So I've done some research and found out about the different circadian cycles that use chemical clocks to help us keep time in the long term (hours, days, etc.). This doesn't seem to explain how we can so accurately count seconds. Musicians can count time extremely precisely in even shorter intervals than seconds. Is it a chemical clock responsible? If you could explain the whole process to me it would be great. Thanks.

  • $\begingroup$ I've nominated this question for reopening because it is clearly about counting time in the short term, whereas the duplicate marked is merely about circadian rhythms. This question explicitly differentiates itself from circadian time and is talking about time on the order of seconds. $\endgroup$
    – Bryan Krause
    Commented Jul 28, 2017 at 22:33
  • 1
    $\begingroup$ "One mississippi, two mississippi..." $\endgroup$
    – cr0
    Commented Jul 29, 2017 at 0:35
  • $\begingroup$ There is a significant difference between (consciously) counting time, and simply being aware of it. Musicians are aware of time, but we don't count time when performing. Once a musician begins performing, the music is "alive", and the musician must keep playing in order for it to stay living. Because of this, their assessment of timing is relative, so to speak, and (fairly) easy to maintain without thinking. I would also say that the impeccable accuracy in a musicians ability to adhere to timing simply comes from their extensive practice of the (given) composition; I speak from experience. $\endgroup$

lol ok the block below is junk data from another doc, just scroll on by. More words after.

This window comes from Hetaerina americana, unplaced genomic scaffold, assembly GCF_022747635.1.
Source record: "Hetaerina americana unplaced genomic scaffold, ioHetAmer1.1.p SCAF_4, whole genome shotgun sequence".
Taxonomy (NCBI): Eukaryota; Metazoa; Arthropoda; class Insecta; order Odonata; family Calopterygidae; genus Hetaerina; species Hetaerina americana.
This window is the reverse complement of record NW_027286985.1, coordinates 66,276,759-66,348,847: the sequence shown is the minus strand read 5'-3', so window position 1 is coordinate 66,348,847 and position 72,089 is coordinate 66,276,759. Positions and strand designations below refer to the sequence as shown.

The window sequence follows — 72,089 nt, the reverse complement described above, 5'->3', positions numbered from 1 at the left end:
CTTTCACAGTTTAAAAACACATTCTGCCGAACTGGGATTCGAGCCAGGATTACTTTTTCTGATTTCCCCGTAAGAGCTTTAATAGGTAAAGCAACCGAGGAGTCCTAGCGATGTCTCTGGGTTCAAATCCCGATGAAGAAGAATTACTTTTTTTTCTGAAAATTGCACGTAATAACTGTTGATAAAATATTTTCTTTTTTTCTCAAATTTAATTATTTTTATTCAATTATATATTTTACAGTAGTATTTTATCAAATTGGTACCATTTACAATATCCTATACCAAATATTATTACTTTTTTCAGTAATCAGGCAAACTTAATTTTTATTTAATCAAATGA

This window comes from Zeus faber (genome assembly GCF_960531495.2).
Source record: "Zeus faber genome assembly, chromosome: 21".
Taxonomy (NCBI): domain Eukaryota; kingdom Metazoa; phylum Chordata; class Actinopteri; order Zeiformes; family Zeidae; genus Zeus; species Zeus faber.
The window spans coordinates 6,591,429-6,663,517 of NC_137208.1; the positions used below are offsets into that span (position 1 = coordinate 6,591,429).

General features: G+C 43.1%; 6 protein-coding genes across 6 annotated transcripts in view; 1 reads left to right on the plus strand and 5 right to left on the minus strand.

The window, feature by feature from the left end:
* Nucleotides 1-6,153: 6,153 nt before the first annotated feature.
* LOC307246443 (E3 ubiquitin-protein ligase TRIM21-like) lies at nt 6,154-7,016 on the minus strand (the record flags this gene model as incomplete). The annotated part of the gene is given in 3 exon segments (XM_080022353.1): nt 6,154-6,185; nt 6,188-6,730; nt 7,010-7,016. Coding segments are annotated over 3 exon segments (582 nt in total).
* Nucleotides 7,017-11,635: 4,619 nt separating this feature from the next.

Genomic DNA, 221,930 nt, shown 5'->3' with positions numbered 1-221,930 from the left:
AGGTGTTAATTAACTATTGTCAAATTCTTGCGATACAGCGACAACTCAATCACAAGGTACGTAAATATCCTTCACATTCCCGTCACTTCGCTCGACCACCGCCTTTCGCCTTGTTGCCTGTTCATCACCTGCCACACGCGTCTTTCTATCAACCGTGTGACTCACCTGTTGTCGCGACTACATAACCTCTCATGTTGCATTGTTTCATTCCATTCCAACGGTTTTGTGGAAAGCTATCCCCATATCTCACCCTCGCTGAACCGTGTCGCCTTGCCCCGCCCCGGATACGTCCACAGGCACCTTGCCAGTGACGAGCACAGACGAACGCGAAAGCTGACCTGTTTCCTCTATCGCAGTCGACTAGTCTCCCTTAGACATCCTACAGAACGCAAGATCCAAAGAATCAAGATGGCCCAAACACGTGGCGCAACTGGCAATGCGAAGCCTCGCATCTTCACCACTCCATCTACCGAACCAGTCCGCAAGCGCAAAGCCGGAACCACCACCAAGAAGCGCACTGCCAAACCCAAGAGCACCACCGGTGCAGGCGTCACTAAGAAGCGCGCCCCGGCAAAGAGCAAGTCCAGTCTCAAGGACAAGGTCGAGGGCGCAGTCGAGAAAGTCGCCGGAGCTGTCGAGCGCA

– user22020
    Commented Jul 30, 2017 at 8:47
  • $\begingroup$ @Charles But what biologically enables musicians to do so? By practicing, they must be essentially just fine tuning whatever biological function that helps us keep time. As an analogy when riding a bike, at first we must consciously make an effort to balance. Eventually we fine tune our vestibular system to the point where we can subconsciously do it. I am look for that "vestibular system" for hearing. At least I think this is the way it works. Am I right? $\endgroup$ Commented Jul 30, 2017 at 15:19

1 Answer 1


Detection of rhythm is a separate function from general musicality, but both can be affected by the same brain damage, or they can be independently affected:

A range of rhythmic deficits has been described, including the inability to reproduce rhythmic patterns or to discriminate between them, and the inability to perform music rhythmically, or to keep time to music, including dancing in time. These deficits may occur in combination with other musical deficits, such as impaired vocal and instrumental skills ... rhythmic and metric organisation can be differentially impaired in brain damaged patients, supporting the relative independence of functions of the rhythmic system. In terms of cerebral lateralisation, Peretz and Morais [43] suggested that metric organisation may be ascribed to the right hemisphere, whilst smaller rhythmic groupings are encoded by the left hemisphere. ... Neuropsychological studies of groups of patients, however, have generally shown more variable lateralisation effects, particularly in recent research [25,36,46]

--Modelling rhythmic function in a musician post-stroke

So it seems that the detailed neuroanatomy and function of rhythm isn't completely understood, but it is a fairly specific function. One suggestion is that it's linked to language ("We conclude, then, that this effect is linked to language dominance and not handedness." -- Rhythm and dominance), but I don't know how widely this is accepted. Possibly Common neural mechanisms for explicit timing in the sub-second range. offers more insight, but I don't have access to the full article and the abstract isn't very helpful.


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